How to feel good and sleep well every day

It’s February. How is your fitness program going?

I ask because by February most people abandon their New Year’s resolutions, especially those involving diet and fitness.

I ask because last week at yoga while holding an extended child’s pose with what was supposed to be a clear, untroubled mind, I obsessed on a sincere question:

How do people not exercise?

How do people survive, cope, adjust, and thrive without the relaxing, euphoric, ache-relieving benefits of exercise?

Maybe some are calmer than I. Maybe they take anxiety medications or anti-depressants instead. (Did you know that in the U.K. exercise is now the first-line intervention for depression, before medication?) Maybe their lives are pleasant, smooth, and drama-free.

None of the above fit me, so I need exercise: the balm that keeps me cruising; the unction that helps me sleep.

Deb rankin keep moving

Do you do a year-end review?

Several gurus and thought leaders suggest a year-end review of one’s personal and professional goals and accomplishments. A successful writer friend I admire calculates and reports in her blog how many words she wrote that year. Warren Buffet probably calculates his return on investment. Does Jeff Bezos know how many Amazon orders shipped? Since a year-end review seems to be a best practice I decided to share with you, dear readers, my 2016 exercise report. [Drum roll please.]

My Exercise Report

In 2016 I exercised 115 times, an average of 2.2 times per week. I downloaded this information from my state of the art data warehouse, a monthly planning notebook where I wrote down each time I exercised and highlighted it in blue ink.

Types of exercise last year were:

  • Yoga 33
  • Bicycling 30. Miles per session ranged from 10 to 41 and averaged 17
  • Treadmill 30. Two miles followed by lifting weights
  • Hiking 7
  • Kayaking 5
  • Gardening or farm work 5
  • Pilates 3
  • Swimming 2
  • Shoveling snow 1. There was a lot of snow and it wore me out, so I counted it.
  • Cleaning house 1. This is an intense exercise that makes me break a sweat. It is so difficult that I try to avoid it whenever possible.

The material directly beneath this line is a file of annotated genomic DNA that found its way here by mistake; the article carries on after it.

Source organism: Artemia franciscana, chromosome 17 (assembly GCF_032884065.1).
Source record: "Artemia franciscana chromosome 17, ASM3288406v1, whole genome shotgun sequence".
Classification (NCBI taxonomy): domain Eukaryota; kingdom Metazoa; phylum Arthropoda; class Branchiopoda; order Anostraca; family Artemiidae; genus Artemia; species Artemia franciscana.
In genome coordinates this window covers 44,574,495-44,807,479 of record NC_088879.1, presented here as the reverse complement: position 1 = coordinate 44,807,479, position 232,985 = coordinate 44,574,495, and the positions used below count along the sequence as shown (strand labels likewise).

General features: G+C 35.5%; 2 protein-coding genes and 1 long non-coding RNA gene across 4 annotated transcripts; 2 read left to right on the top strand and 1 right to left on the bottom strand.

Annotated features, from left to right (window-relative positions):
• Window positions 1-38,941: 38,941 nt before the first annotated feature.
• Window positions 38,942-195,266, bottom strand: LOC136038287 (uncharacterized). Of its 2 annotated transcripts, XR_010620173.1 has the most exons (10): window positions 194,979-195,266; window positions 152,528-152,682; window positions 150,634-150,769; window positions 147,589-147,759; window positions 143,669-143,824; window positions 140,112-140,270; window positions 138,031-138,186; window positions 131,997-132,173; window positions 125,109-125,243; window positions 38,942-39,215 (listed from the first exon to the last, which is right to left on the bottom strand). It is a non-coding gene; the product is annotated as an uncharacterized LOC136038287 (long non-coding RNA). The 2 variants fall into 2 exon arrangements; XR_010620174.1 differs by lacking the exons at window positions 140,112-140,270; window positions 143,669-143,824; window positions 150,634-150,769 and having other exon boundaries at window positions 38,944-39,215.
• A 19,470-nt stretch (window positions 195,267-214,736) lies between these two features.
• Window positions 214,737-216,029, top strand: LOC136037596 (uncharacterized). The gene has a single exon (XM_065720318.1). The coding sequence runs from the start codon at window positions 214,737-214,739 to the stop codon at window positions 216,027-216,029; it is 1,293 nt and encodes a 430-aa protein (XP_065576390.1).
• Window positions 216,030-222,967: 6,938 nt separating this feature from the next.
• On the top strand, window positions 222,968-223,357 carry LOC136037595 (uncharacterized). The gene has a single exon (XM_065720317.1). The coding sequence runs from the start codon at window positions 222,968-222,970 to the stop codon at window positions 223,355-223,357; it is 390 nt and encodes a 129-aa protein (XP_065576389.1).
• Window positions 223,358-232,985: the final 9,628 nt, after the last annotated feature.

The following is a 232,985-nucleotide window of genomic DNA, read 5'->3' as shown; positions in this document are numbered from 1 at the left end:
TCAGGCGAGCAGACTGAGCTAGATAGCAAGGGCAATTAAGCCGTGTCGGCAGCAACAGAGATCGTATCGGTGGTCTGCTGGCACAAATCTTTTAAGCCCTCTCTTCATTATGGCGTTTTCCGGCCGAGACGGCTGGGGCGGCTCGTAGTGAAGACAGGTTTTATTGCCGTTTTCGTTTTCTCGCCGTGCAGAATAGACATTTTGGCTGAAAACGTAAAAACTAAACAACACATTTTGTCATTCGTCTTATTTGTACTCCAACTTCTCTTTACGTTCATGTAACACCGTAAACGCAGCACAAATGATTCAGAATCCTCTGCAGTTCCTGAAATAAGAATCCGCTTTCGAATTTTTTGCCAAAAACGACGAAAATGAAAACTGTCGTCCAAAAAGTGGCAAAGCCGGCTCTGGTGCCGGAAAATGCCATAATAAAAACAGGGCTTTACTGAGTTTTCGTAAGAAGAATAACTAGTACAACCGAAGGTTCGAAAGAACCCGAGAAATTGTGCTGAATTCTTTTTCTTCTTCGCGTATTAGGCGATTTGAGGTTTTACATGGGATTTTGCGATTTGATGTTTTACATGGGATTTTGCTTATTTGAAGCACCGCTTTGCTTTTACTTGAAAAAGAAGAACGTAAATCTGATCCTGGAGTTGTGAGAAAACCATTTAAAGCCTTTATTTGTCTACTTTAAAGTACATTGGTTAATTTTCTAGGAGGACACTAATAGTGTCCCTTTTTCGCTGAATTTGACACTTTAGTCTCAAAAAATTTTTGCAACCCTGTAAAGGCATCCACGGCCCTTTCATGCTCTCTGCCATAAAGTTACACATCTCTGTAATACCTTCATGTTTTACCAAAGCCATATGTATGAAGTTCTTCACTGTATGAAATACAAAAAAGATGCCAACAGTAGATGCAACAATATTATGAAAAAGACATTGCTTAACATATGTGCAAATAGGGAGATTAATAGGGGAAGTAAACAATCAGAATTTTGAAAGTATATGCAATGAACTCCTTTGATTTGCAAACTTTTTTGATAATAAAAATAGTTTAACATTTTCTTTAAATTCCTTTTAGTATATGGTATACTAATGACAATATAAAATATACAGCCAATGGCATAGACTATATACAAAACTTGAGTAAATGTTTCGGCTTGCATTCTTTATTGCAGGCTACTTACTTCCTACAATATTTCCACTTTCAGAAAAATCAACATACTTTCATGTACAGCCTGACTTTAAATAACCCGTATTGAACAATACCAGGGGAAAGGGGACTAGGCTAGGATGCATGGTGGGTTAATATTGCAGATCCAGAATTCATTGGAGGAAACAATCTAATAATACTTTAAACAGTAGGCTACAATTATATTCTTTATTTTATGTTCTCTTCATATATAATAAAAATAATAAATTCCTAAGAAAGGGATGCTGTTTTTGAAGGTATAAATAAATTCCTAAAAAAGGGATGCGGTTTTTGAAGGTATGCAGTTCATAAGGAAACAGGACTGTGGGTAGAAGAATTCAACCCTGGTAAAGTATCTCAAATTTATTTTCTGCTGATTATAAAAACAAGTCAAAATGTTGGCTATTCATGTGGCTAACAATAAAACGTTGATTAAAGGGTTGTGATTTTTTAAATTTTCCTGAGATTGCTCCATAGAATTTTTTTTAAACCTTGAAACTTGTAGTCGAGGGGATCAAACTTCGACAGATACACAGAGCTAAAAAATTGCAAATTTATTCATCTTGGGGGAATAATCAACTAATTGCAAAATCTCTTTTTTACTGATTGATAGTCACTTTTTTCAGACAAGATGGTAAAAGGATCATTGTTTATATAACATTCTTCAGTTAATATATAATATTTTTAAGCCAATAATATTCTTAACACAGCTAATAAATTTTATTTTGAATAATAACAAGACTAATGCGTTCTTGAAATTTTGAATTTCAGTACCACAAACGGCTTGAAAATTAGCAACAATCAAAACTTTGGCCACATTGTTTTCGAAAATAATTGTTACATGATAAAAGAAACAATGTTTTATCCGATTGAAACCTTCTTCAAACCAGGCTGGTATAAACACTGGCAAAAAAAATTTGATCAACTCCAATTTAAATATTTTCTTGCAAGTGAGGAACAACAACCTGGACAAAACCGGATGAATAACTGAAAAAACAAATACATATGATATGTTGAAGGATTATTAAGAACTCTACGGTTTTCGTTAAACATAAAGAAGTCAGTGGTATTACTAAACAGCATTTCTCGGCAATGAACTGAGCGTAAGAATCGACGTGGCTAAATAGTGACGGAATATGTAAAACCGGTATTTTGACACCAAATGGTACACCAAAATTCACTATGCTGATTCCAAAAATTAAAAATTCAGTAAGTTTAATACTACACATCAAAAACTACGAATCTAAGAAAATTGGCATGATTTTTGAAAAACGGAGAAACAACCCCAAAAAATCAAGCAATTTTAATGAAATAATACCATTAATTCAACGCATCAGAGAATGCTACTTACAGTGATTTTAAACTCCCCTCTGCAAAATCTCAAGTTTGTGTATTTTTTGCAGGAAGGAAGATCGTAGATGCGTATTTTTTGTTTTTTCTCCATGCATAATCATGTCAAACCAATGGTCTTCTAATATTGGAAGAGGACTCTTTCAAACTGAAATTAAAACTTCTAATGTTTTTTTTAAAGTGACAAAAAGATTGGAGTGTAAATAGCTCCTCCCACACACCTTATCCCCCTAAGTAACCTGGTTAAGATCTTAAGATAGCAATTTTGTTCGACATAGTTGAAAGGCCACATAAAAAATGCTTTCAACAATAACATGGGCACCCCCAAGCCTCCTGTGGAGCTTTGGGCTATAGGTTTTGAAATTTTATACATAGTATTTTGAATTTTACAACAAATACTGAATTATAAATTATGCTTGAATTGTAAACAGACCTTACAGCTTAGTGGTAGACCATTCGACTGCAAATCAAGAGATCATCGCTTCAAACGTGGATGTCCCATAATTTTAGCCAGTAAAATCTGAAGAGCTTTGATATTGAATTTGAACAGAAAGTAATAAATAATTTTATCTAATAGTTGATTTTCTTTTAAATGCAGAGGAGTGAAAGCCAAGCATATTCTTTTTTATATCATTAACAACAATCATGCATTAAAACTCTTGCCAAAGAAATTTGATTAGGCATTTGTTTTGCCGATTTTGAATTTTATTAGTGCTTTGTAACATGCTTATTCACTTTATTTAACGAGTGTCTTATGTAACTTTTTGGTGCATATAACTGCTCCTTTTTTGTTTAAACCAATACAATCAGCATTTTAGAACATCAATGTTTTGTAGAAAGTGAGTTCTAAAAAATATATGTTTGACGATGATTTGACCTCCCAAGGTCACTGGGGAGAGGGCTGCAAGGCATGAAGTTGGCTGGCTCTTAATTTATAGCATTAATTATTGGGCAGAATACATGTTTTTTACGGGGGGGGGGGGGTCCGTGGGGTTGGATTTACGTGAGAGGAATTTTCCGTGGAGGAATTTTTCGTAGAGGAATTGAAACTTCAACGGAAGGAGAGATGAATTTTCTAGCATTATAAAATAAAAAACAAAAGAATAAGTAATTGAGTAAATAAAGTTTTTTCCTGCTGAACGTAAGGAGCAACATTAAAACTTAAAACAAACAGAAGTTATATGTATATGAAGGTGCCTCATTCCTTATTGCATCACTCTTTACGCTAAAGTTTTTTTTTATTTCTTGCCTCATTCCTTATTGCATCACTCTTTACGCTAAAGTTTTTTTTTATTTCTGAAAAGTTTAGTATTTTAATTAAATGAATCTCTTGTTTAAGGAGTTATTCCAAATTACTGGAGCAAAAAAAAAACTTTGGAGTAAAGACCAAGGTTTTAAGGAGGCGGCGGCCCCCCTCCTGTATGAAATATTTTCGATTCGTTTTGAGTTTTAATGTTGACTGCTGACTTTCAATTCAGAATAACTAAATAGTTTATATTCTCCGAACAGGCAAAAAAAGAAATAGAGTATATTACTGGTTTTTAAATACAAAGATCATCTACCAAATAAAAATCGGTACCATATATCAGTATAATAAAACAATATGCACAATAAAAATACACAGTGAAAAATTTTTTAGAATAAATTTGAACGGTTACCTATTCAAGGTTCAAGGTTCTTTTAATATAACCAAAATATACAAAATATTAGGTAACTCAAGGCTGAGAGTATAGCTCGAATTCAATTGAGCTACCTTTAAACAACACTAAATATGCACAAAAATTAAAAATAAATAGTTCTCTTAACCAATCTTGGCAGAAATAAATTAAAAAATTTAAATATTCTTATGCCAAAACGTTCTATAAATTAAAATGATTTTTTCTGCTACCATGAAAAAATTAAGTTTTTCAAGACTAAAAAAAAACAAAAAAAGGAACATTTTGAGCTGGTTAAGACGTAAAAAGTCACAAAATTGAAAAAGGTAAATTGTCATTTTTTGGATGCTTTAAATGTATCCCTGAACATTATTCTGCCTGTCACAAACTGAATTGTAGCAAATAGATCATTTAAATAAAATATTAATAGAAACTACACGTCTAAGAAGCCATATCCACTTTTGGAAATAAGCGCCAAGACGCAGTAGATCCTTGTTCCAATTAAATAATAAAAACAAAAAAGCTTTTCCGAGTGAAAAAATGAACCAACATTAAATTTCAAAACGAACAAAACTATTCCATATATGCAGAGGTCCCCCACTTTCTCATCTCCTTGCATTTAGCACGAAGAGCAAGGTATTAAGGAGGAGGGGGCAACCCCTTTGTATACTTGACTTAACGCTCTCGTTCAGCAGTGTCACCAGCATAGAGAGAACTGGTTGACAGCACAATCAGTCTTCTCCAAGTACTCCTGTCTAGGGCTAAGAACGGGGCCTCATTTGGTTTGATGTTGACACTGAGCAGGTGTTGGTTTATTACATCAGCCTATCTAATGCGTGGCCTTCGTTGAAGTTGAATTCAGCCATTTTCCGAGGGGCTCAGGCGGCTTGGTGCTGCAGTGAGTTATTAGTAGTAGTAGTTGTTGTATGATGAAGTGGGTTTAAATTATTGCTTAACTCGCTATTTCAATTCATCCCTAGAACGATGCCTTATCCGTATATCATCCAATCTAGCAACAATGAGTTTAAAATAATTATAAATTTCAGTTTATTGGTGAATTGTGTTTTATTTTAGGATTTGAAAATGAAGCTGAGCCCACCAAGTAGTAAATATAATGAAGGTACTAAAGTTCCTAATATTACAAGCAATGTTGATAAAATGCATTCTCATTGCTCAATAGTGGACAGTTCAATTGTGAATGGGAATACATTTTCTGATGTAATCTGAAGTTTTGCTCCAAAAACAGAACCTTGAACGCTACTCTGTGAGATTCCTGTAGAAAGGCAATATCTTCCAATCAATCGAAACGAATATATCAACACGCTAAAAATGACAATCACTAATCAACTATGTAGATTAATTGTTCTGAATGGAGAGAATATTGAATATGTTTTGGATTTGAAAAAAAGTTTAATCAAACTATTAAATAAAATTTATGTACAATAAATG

I missed my 2016 goal of exercising three times a week. I’m not upset about that, considering other things I faced. Packing, moving, and starting a new job took a lot of time and interrupted my routine in April, May, and June. In November I broke my foot which meant I could not work out between Thanksgiving and New Years until a good friend and physical therapy assistant suggested Pilates. With modifications to avoid pressure on the broken bone, I took three Pilates classes in December.
Considering the impact of a single-handed move and a significant injury, I’m happy with my 2016 results.

Who Cares?

Possibly no one, but I want you to think about what you’re doing to exercise. If you have dropped behind your New Year’s fitness goals, don’t give up. Begin again, and enjoy the benefits of exercise. What’s not to like about feeling good, sleeping well, and having more peace and energy?

Coming Next

My next book video features the national bestseller Spark. The Revolutionary New Science of Exercise and the Brain. This book by John Ratey, Harvard professor of psychiatry, is quite techy. Some science or medical background is recommended before reading. Still, I’ll share passages that will inspire you to embrace exercise as a regular part of your life. There are dozens of health benefits, and I promise that at least one will be important to you.

Until then, get out there and exercise! Dr. Ratey promises to answer questions from my readers, so start thinking about what you want to ask the expert.

Until then, would you please share this with someone who wants to exercise more? Then post a comment below—how often have you worked out since the start of the year?

©2017 Booktalk Lady LLC

7 thoughts on “How to feel good and sleep well every day”

  1. Very encouraging and motivational, Deb. I sprained my ankle but I’ve still been doing most of the stretches from my chiropractor, which I found out are mostly yoga poses!

  2. Good reminder Deborah. As injuries, aches and pains have piled up, it’s become increasingly harder for me to keep to a regular exercise routine. Your post encouraged me to recommit to the lifestyle.

    1. Deborah Rankin, RD

      Good for you Lee! You may need to modify your fitness routine to avoid further injuries but I’ve found fewer aches and pains when I exercise consistently.

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